Are willing and motivated to address early market development problems, including service and infrastructure challenges, which when solved, become a source of pride.
Are generally considering or comparing purchases not within the product category (for example, with a different vehicle make or model) but with some other major purchase.
Early Majority or Pragmatists
Are very concerned about value (benefits received relative to price paid).
Want to evaluate several different models or options within the product category.
Are willing to purchase only when all elements of the requisite infrastructure are in place.
Want a hassle-free solution that performs as promised.
Are not willing to tolerate anxiety or doubt.
Are first sizable segment of the market by volume.
Late Majority or Conservatives
Tend to buy when there are a plethora of models and choices in the market and when prices have substantially decreased.
Laggards or skeptics
Would prefer not to buy anything designated as a new technology.
Do so only when they can no longer avoid doing so.
NOTE: Early and late are relative terms based on the time it takes to adopt.
of early market adopters. PEV buyers had a median income of nearly $128,000 to $148,000 whereas ICE-vehicle buyers had a median income of about $83,000 (Strategic Vision 2014). By way of comparison, HEV buyers had a median household income of $90,204, and the average median U.S. household income was $51,017 (U.S. Census Bureau 2013a). Consistent with traits of early adopters, PEV buyers were better educated than ICE-vehicle buyers.
Table 3-3 lists demographic data for purchasers of a vehicle from each category of PEV as defined in Chapter 2 (long-range BEV, limited-range BEV, range-extended PHEV, and minimal PHEV) compared with data for all new-vehicle buyers. The table shows that of the four types of PEVs, Tesla Model S buyers are primarily men who have higher incomes, paid cash, and did not seriously consider purchasing another vehicle, whereas Nissan Leaf buyers are younger with larger household sizes. Chevrolet Volt buyers exhibit lower educational levels than other PEV buyers. Toyota Plug-in Prius buyers have a higher percent of female buyers. Finally, PEV buyers who considered other models of PEVs in their purchase process reported that the vehicle that they most seriously considered was the Chevrolet Volt.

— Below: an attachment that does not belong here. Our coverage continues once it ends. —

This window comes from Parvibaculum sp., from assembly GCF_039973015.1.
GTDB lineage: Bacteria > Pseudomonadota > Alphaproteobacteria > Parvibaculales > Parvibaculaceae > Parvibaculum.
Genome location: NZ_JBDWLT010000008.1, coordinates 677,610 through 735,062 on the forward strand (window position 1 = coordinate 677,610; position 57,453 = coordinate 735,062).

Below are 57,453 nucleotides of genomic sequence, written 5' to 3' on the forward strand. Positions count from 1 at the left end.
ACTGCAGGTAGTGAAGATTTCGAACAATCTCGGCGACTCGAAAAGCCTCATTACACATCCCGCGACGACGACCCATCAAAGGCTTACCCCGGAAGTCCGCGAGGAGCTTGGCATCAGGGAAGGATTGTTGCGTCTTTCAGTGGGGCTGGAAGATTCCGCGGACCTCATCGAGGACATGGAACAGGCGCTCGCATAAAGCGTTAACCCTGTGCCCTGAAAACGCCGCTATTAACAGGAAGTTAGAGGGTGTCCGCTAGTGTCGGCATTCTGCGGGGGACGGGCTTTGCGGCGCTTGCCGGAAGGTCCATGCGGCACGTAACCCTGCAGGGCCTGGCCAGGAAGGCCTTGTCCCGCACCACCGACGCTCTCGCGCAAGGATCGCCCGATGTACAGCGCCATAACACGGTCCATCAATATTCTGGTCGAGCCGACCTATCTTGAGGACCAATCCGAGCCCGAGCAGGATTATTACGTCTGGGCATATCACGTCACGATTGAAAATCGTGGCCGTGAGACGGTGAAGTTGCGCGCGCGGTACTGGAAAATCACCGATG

The data presented in Table 3-3 also show that leasing rates vary by PEV model. The Nissan Leaf and Chevrolet Volt have higher lease rates than the Toyota Plug-in Prius or Tesla Model S (Strategic Vision 2014). Furthermore, data from the California Plug-in Electric Vehicle Survey indicate that PEVs are leased at a rate of 28.8 percent in California,
|Characteristic||BEV Buyer||PHEV Buyer||ICE-Vehicle Buyer|
|Gender||77% male||70% male||60% male|
|Marital status||81% married||78% married||66% married|
|Average age||48 years||52 years||52 years|
|Education||86% college graduate||77% college graduate||59% college graduate|
|Occupation||42% professional||37% professional||25% professional|
|Median household income||$148,158||$127,696||$83,166|
|Number of respondents||3,556||1,000||186,662|
NOTE: BEV, battery electric vehicle; ICE, internal-combustion engine; PHEV, plug-in hybrid electric vehicle.
SOURCE: Strategic Vision New Vehicle Experience Study of Vehicle Registrants, October 2013-June 2014.
|Characteristic||All New-Vehicle Buyers||Tesla Model S||Nissan Leaf||Chevrolet Volt||Toyota Prius Plug-in|
|Married or partnered||71||83||87||82||76|
|Household size of 1 or 2||58||56||35||53||46|
|College grad or more||59||87||86||77||83|
|Received special financial incentives||64||24||76||73||88|
|Did not seriously consider any other vehicle||NA||62||50||42||48|
|Seriously considered other models||NA||Chevrolet Volt (1%)||Chevrolet Volt (10%)||Toyota Plug-in Prius (5%)||Chevrolet Volt (8%)|
|Number of respondents||237,235||285||2,257||556||169|
a Entries are provided as percent of respondents.
SOURCE: Strategic Vision New Vehicle Experience Study of Vehicle Registrants, October 2013-June 2014.
greater than the overall lease rate for light-duty vehicles in the United States (Rai and Nath 2014; Tal et al. 2013). Although many consumers have never leased a vehicle and are therefore unfamiliar with the process, leasing a PEV removes the risk to the consumer that is associated with unknown resale value, battery decay, and rapid technology changes. Moreover, leasing agencies are able to incorporate the federal tax incentives into a shorter period of time. As a result, attractive leasing deals have positively affected PEV sales (Loveday 2013a). Whether leases appeal differentially to early adopters or mainstream customers is unknown.